Friday, August 30, 2013
Iain M Banks was pretty much my favourite SF author these days. So I was sad to hear of his illness a few months ago. I read one of his non-SF books (written under the name Iain Banks in case you're not up on that detail), The Bridge. I really didn't like it, but persevered to the end in case it got better. It didn't. I started another one, I forget which, and abandoned it.
I bought The Quarry, a non-SF book, as a tribute to him, and was pleasantly surprised to find that I enjoyed it. The main character's father is dying of cancer and so I couldn't help but read it with the assumption that he knew he was dying as he wrote it. Indeed when I researched it I found out that this appeared to be true (via Wikipedia).
I'm not really good at book reviews, so go follow the links above to get an idea what it's about. There's strong language and philosophising but I think you'll find it will make you think.
Thursday, August 22, 2013
When I was around ten years old I went on a holiday that was so great that I was really sad when I got home. After that I was determined never to be so sad again. As time goes by previous holidays are beginning to fade into a kind of blur. What is getting better though is that I am getting better at pacing my expectations of the way the holiday goes.
There are three phases to the holiday.
1. Wind-downThis is where you gradually wind-down from the normal pace of life. This really can’t happen until you’ve had at least 24 hours somewhere, so you can get used to the rhythms and routines of your holiday destination. If you’re like me you may find yourself worrying and checking to see how wound down you are. Of course, getting wound up about winding down is self-defeating.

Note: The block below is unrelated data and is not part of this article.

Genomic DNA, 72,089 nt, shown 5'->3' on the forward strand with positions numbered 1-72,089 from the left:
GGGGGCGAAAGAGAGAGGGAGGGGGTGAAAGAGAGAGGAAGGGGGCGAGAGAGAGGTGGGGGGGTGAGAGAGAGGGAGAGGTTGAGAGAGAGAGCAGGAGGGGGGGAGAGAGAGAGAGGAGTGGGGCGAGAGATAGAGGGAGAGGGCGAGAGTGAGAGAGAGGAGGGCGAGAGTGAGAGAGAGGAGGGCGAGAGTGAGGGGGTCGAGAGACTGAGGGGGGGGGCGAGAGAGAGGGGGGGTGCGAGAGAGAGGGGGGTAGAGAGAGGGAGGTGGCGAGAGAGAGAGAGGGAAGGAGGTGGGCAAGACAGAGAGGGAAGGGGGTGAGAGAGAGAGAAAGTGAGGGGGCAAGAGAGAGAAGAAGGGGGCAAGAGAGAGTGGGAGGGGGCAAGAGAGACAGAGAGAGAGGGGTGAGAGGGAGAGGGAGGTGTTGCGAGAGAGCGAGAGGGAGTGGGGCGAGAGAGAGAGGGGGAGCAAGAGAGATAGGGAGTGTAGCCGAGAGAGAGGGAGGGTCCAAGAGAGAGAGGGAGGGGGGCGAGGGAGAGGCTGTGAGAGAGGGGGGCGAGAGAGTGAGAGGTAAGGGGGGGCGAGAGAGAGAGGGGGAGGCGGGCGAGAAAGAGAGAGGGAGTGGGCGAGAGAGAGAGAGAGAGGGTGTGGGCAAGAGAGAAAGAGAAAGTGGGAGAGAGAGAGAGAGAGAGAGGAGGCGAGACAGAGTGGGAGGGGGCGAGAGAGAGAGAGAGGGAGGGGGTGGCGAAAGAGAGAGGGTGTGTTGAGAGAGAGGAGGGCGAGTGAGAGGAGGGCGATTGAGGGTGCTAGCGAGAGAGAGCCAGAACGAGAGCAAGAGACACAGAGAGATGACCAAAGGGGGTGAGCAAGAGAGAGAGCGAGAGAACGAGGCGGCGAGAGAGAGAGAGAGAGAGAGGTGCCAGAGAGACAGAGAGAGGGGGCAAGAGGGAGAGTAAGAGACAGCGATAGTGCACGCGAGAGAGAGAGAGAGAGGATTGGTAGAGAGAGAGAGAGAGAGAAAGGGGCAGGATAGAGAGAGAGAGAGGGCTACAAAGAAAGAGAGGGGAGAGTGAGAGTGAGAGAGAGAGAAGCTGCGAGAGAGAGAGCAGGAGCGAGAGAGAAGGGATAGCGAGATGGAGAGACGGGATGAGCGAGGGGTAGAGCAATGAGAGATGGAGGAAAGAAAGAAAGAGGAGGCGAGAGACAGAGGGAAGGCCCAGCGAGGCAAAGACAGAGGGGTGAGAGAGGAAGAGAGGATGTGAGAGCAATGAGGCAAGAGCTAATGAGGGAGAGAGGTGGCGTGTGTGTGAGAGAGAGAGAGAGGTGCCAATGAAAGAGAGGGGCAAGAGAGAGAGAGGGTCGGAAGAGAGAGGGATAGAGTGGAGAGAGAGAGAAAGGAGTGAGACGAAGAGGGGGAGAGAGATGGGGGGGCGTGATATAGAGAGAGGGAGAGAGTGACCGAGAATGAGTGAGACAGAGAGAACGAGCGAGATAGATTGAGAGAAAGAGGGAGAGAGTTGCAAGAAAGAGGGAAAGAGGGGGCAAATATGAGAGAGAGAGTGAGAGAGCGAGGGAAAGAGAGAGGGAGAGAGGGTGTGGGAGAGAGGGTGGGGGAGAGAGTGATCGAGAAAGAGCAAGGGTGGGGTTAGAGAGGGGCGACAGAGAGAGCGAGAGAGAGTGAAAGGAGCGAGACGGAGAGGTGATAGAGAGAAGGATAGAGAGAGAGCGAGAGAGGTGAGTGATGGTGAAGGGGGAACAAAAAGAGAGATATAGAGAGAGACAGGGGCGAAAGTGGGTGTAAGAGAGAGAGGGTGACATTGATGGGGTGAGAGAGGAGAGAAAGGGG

As well as getting used to your location there may also be getting used to the people you are spending holiday with. They may be your nuclear family who you see at evenings and weekends, or it may be extended family or friends. In either case the normal dynamics of the relationships are going to be tested by being with each other most of the day. This first phase is where this shakes down, and you discover more about each other.With the nuclear family, the fact that you were away together a year ago is no guarantee that things will be the same this year as everyone has been changing, particularly with the children.
2. Halcyon daysEventually you will have wound down as much as you are probably going to and so the days stretch out.If you’re not even thinking much about the fact you’re on holiday then you’re doing well.
You may wish that life were always like this, but think what it would be like if it really were. The shortcomings of the place you’re staying at would really make themselves felt. You can put up with a lumpy bed for a week, but after a month you would really want to buy a new one.
Once you’d visited all the places nearby, poked around all the ruins and museums, toddled round all the shops there would be nothing else to do but to hang around your holiday accommodation where there is in fact probably not that much to do. The local TV may be in a language you don’t understand that well. You’d have read all of the non-cheesy paperbacks and couldn’t really face the rest. You wouldn’t really want that.
So just don’t think about it.